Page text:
Joan Rivers, a pioneering female stand-up comic and the queen of “Can We Talk?” gossip, has died. She was 81, her daughter, Melissa Rivers, said Thursday.
Rivers was undergoing surgery on her vocal cords at a clinic in New York City on Aug. 28 when she stopped breathing and had to be transported to Mount Sinai Hospital. Melissa Rivers and her 13-year-old grandson, Cooper, who lived with her in Malibu, California, rushed to her bedside.
“My mother’s greatest joy in life was to make people laugh,” Melissa Rivers said in a statement. “Although that is difficult to do right now, I know her final wish would be that we return to laughing soon.”
Raspy-voiced and brassy, Rivers was always self-deprecating, foul-mouthed and politically incorrect. A master of reinvention, she endured in show business because of her tenacious work ethic — which she credited to her “immigrant mentality.”
Comedians typically push the edge of the envelope, but Rivers proved time and again that she didn’t even see the envelope. To her fans, she was as shocking as she was endearing.
“The way she is funny, she tells the truth according to herself,” the late film critic Roger Ebert wrote in 2010. “She hates some people. She has political opinions. Her observations are so merciless and her timing so precise that even if you like that person, you laugh. She is a sadist of comedy, unafraid to be cruel — even too cruel.”
No topic was off limits. From Elizabeth Taylor to Queen Elizabeth to even Anne Frank, Rivers loved going after public figures.
“I mock everybody, regardless of race, creed or color,” she told the Toronto Star in July. “Every joke I make, no matter how tasteless, is there to draw attention to something I really care about.”
Four years earlier, she explained her no-holds-barred approach to The Times of London: “If you laugh at something, you shrink the dragon.”
Her favorite punching bag, though, was always herself. “My mother used to look at me and say, ‘Looks don’t count. Now, get out of my sight, you big lump.'”
Rivers was the first to mock her facelifts and other plastic surgeries. Her grandson “calls me Nana New Face. And when he was younger, the joke was he had never seen me without bandages. So one time, we saw ‘The Return of the Mummy,’ and he ran to the TV set and he went, ‘Grandma, Grandma.'”
A famously hard-working dynamo, she was nowhere near close to retirement. She worked the red carpets for the MTV Video Music Awards and the Emmys near the end of August and had been scheduled to appear at the Count Basie Theatre in Red Bank, New Jersey, on Aug. 29. She co-hosted “Fashion Police,” starred in WE TV’s reality series “Joan & Melissa: Joan Knows Best?” and hosted two online shows, “In Bed With Joan” and “Drunken Celebrity Phone Calls.”
A life-long fashionista, Rivers and her daughter began doing the awards red carpet circuit in the mid-90s on shows for E! and later TV Guide. Her love of all things couture led her to coin another well-known catch phrase: “Who are you wearing?”
The comedian also embraced social media, and that, of course, brought its share of controversy. In 2012, Rivers used Twitter to tell R&B star Rihanna not to go back to Chris Brown after a domestic violence incident, in her own special way: “Rihanna confessed to Oprah Winfrey that she still loves Chris Brown. Idiot! Now it’s MY turn to slap her.”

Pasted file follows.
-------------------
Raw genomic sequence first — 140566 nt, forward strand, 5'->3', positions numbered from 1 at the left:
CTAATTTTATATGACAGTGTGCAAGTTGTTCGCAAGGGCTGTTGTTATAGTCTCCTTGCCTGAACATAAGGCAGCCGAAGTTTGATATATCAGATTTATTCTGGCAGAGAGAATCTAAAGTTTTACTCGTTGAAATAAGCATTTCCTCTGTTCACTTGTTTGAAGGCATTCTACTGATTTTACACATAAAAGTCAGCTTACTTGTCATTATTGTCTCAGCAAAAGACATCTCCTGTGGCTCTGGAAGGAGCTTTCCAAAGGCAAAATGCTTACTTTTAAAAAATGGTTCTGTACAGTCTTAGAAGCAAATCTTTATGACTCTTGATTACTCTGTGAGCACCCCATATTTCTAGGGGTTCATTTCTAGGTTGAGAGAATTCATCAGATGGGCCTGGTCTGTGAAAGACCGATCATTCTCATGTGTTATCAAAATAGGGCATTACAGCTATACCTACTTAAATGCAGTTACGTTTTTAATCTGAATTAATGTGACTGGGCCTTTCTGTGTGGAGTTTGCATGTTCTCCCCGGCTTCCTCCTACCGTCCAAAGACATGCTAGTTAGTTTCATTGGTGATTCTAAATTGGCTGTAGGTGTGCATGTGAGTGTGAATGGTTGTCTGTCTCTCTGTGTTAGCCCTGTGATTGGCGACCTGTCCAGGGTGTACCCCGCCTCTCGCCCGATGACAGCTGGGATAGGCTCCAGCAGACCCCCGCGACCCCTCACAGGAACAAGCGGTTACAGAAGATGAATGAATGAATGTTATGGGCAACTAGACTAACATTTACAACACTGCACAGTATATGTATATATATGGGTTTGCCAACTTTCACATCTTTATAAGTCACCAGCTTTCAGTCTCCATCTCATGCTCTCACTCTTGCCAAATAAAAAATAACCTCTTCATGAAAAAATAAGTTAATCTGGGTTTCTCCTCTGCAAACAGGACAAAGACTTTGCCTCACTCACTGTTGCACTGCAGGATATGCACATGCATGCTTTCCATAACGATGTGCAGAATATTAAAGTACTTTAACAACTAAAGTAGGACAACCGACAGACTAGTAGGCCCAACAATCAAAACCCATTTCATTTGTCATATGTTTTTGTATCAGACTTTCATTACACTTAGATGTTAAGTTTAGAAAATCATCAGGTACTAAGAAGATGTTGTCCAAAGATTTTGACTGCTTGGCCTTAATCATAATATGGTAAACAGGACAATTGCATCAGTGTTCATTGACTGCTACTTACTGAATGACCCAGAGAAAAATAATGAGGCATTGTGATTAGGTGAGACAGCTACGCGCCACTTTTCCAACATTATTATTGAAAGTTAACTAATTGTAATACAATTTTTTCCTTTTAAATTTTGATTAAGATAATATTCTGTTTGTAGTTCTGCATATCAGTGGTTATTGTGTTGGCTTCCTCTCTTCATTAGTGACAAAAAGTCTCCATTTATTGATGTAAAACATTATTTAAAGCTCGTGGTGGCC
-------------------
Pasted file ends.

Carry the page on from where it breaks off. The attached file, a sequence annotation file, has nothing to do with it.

“I love the Internet, and I love that you can say whatever you want,” Rivers told The Boston Globe last November.
Born Joan Alexandra Molinsky on June 8, 1933, to Russian immigrants, Rivers spent her childhood in Brooklyn until her parents moved to upper-class Westchester County, New York. She believed she inherited her sense of humor from her father, who was a doctor. Her mother was a housewife.
“I’m not sure if I was happy. I was the class wit, not the class clown — an important difference,” she told The Times of London in 2010.
Because her father threatened to have her committed for being an actress, Rivers studied at Connecticut College and Barnard College, where she earned degrees in English and anthropology. Although her true love remained performing in theater, she worked in retail and fashion after college.
After her first marriage to James Sanger ended in annulment after six months, Rivers decided to become a serious actress. She studied drama and appeared in a few plays, but she was advised by an agent that she should be in comedy. He also advised her to change her name.
Rivers landed her big break in 1965 on “The Tonight Show: Starring Johnny Carson” and released her first comedy album shortly thereafter, “Joan Rivers Presents Mr. Phyllis and Other Funny Stories.” In 1983, after frequent appearances on Carson’s “Tonight Show,” she was designated the first permanent guest host, a prestigious role that broke down barriers for women in comedy.
Married to British TV producer Edgar Rosenberg at the time — after a four-day courtship — Rivers continued to find humor in her own life, making fun of herself as a “fat kid” or a flat-chested housewife. Eventually she landed her own vehicle, “The Show With Joan Rivers,” in 1968 — the same year her only daughter, Melissa, was born. The show lasted two years.
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